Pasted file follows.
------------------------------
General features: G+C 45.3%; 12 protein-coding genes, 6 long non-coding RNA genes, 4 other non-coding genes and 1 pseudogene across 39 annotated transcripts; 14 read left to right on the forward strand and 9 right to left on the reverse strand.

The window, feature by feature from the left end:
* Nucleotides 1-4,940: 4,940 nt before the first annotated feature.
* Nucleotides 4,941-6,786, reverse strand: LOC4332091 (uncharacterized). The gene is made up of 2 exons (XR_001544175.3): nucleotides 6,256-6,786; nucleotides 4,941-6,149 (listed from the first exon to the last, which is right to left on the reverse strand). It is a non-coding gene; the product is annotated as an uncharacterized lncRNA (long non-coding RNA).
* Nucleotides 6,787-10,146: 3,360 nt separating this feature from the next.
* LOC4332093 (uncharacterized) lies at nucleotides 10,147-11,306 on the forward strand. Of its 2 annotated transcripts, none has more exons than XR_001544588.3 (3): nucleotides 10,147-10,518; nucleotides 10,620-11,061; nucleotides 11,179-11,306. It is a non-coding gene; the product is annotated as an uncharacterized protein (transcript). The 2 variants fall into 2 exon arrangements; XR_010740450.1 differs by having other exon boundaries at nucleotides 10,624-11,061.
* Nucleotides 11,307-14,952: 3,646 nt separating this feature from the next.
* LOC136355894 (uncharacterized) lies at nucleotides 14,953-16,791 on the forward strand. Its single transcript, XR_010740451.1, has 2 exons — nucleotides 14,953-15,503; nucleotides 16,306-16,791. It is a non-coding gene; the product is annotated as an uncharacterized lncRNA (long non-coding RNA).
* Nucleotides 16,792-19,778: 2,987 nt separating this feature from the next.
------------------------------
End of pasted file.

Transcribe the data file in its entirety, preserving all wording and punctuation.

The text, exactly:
General features: G+C 45.3%; 12 protein-coding genes, 6 long non-coding RNA genes, 4 other non-coding genes and 1 pseudogene across 39 annotated transcripts; 14 read left to right on the forward strand and 9 right to left on the reverse strand.

The window, feature by feature from the left end:
* Nucleotides 1-4,940: 4,940 nt before the first annotated feature.
* Nucleotides 4,941-6,786, reverse strand: LOC4332091 (uncharacterized). The gene is made up of 2 exons (XR_001544175.3): nucleotides 6,256-6,786; nucleotides 4,941-6,149 (listed from the first exon to the last, which is right to left on the reverse strand). It is a non-coding gene; the product is annotated as an uncharacterized lncRNA (long non-coding RNA).
* Nucleotides 6,787-10,146: 3,360 nt separating this feature from the next.
* LOC4332093 (uncharacterized) lies at nucleotides 10,147-11,306 on the forward strand. Of its 2 annotated transcripts, none has more exons than XR_001544588.3 (3): nucleotides 10,147-10,518; nucleotides 10,620-11,061; nucleotides 11,179-11,306. It is a non-coding gene; the product is annotated as an uncharacterized protein (transcript). The 2 variants fall into 2 exon arrangements; XR_010740450.1 differs by having other exon boundaries at nucleotides 10,624-11,061.
* Nucleotides 11,307-14,952: 3,646 nt separating this feature from the next.
* LOC136355894 (uncharacterized) lies at nucleotides 14,953-16,791 on the forward strand. Its single transcript, XR_010740451.1, has 2 exons — nucleotides 14,953-15,503; nucleotides 16,306-16,791. It is a non-coding gene; the product is annotated as an uncharacterized lncRNA (long non-coding RNA).
* Nucleotides 16,792-19,778: 2,987 nt separating this feature from the next.